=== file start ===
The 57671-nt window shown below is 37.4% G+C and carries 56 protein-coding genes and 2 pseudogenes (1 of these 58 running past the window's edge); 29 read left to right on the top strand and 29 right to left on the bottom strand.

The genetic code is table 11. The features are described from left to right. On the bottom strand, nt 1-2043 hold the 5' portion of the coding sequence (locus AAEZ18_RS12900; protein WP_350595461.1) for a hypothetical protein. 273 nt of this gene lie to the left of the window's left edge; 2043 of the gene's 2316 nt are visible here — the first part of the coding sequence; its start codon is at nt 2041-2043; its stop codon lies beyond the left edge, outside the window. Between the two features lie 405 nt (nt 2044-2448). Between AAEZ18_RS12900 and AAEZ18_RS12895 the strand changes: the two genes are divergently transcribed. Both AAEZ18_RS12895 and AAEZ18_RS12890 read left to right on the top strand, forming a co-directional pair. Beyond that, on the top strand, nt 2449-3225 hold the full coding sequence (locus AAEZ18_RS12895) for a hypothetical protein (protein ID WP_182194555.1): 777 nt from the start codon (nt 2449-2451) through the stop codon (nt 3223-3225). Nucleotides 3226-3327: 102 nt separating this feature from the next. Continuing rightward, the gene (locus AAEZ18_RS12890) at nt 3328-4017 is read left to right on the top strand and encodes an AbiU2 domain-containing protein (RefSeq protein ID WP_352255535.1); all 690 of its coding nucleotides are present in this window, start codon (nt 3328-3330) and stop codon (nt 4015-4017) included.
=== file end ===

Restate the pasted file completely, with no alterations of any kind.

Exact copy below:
The 57671-nt window shown below is 37.4% G+C and carries 56 protein-coding genes and 2 pseudogenes (1 of these 58 running past the window's edge); 29 read left to right on the top strand and 29 right to left on the bottom strand.

The genetic code is table 11. The features are described from left to right. On the bottom strand, nt 1-2043 hold the 5' portion of the coding sequence (locus AAEZ18_RS12900; protein WP_350595461.1) for a hypothetical protein. 273 nt of this gene lie to the left of the window's left edge; 2043 of the gene's 2316 nt are visible here — the first part of the coding sequence; its start codon is at nt 2041-2043; its stop codon lies beyond the left edge, outside the window. Between the two features lie 405 nt (nt 2044-2448). Between AAEZ18_RS12900 and AAEZ18_RS12895 the strand changes: the two genes are divergently transcribed. Both AAEZ18_RS12895 and AAEZ18_RS12890 read left to right on the top strand, forming a co-directional pair. Beyond that, on the top strand, nt 2449-3225 hold the full coding sequence (locus AAEZ18_RS12895) for a hypothetical protein (protein ID WP_182194555.1): 777 nt from the start codon (nt 2449-2451) through the stop codon (nt 3223-3225). Nucleotides 3226-3327: 102 nt separating this feature from the next. Continuing rightward, the gene (locus AAEZ18_RS12890) at nt 3328-4017 is read left to right on the top strand and encodes an AbiU2 domain-containing protein (RefSeq protein ID WP_352255535.1); all 690 of its coding nucleotides are present in this window, start codon (nt 3328-3330) and stop codon (nt 4015-4017) included.